House of Commons Hansard #44 of the 39th Parliament, 2nd Session. (The original version is on Parliament's site.) The word of the day was evidence.

Topics

Immigration and Refugee Protection Act
Government Orders

3:40 p.m.

NDP

Catherine Bell Vancouver Island North, BC

Mr. Speaker, I want to let my colleague from the Bloc know that I will not be supporting the bill. My NDP colleagues and I see this bill as a violation of human rights. It circumvents the criminal justice system. Even the Supreme Court of Canada decided that it was unconstitutional.

However, I want to ask a very short question of my colleague. When we are dealing with issues of terrorism, national security, espionage and organized crime, we in the NDP feel they should be dealt with through the use of the Criminal Code and not through a lesser immigration process. If there is a problem with the Criminal Code's ability to deal with these types of crimes, then these problems with the Criminal Code should be addressed and fixed.

Would my hon. colleague agree with us that these are some of the things that must be addressed to move forward rather than putting in place legislation that violates human rights and the criminal justice system?

Immigration and Refugee Protection Act
Government Orders

3:40 p.m.

Bloc

Réal Ménard Hochelaga, QC

Mr. Speaker, I appreciate my colleague's question and I assure her that I agree with her 100%. Moreover, since 2001, we have been reiterating in this House that the Criminal Code has all the provisions we need to effectively fight terrorist threats. She is quite right to say that that is the appropriate tool. It make no sense that for a threat that only recently appeared—thankfully, for us—we would want to create such a draconian exception in terms of the reality we face regarding terrorism, as we have known it since 2001.

Immigration and Refugee Protection Act
Government Orders

3:40 p.m.

NDP

Penny Priddy Surrey North, BC

Mr. Speaker, I was going to say that I am pleased to rise in the House, but I am not sure if I am pleased to rise in the House today over this particular discussion. However, it is important to rise in the House today to speak to Bill C-3.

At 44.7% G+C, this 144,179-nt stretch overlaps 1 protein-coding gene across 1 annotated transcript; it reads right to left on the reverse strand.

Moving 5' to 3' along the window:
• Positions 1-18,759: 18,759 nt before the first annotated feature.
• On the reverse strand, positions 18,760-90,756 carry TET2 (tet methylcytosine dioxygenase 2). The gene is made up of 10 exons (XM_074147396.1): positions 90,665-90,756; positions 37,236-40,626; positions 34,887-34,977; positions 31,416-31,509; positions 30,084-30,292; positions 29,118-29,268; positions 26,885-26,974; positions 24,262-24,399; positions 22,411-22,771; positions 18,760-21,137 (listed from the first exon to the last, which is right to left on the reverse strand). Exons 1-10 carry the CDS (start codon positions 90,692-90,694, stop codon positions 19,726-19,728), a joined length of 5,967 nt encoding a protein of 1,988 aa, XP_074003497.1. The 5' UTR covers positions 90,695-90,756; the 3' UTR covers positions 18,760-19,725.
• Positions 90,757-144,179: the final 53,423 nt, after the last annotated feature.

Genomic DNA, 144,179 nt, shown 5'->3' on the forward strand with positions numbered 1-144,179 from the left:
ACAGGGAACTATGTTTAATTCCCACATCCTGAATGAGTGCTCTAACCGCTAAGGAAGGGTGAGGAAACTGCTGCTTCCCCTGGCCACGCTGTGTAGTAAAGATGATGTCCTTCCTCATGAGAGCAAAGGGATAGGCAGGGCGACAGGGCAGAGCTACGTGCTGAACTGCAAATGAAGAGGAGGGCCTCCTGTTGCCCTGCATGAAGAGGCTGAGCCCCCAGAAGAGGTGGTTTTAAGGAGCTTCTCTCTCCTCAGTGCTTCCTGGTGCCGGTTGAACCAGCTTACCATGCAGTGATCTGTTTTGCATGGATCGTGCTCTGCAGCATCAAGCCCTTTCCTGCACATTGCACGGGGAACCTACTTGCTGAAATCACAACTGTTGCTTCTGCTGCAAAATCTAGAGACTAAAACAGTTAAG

I am proud that the members of the NDP, along with some others, are standing in opposition to what is really fundamentally flawed legislation.

Others have spoken to this, but from the beginning, security certificates have been the wrong way to deal with an approach to terrorism, espionage and organized crime. The member for Vancouver South, although saying that his party will be supporting the bill, did say that a method such as the SIRC system would have been a preferable approach to take to this as opposed to this redone, renewed and recycled security certificate bill that we have before us.

When the security certificates were shut down in February 2007, I think many people were very pleased to see what they hoped would be the end of a really defective process. That did not happen. People are very disappointed that the government has chosen to reintroduce security certificates.

The Liberal opposition members have noted on a number of occasions that this is not the bill they would have brought forward, that it probably could have been a better bill and that there were other systems, but they are going to support it anyway because of the timeframe.

The bill was struck down in February of 2007. Its replacement was tabled on October 22, 2007. If this is such a grave and grievous threat to Canada, and I think we will all agree that terrorism, organized crime and espionage are such threats, why would the government wait nine months in order to bring this forward? Why would the government not have brought the House back in September when it was due to come back and allowed for further opportunity to debate it at committee and to call witnesses?

It is very puzzling that we found ourselves seeing it for the first time at the end of October. Witnesses who might have wished to present before the committee could not. Now I hear people suggest that it was not really what they would have done but that we have to pass it now because we have a time crunch. I understand the time crunch, but I am not sure that it is the best reason for passing flawed legislation. To me, the fact that it was not dealt with earlier is something that, to be quite honest, I simply fail to understand.

As well, I was bothered by the examination of the legislation at committee. Having waited nine months to reintroduce this, the minister then came to committee and said, “Please hurry up and pass this and please move it quickly through committee because it will expire in February”.

As a result, the Conservatives established a timeline at committee that excluded dozens of witnesses, among them experts, advocates and people with direct experience of the security certificate process. People spoke up. They said that this was not acceptable. They said that there were many more people from whom we needed to hear. Indeed, there were names added to the list of people testifying before the committee.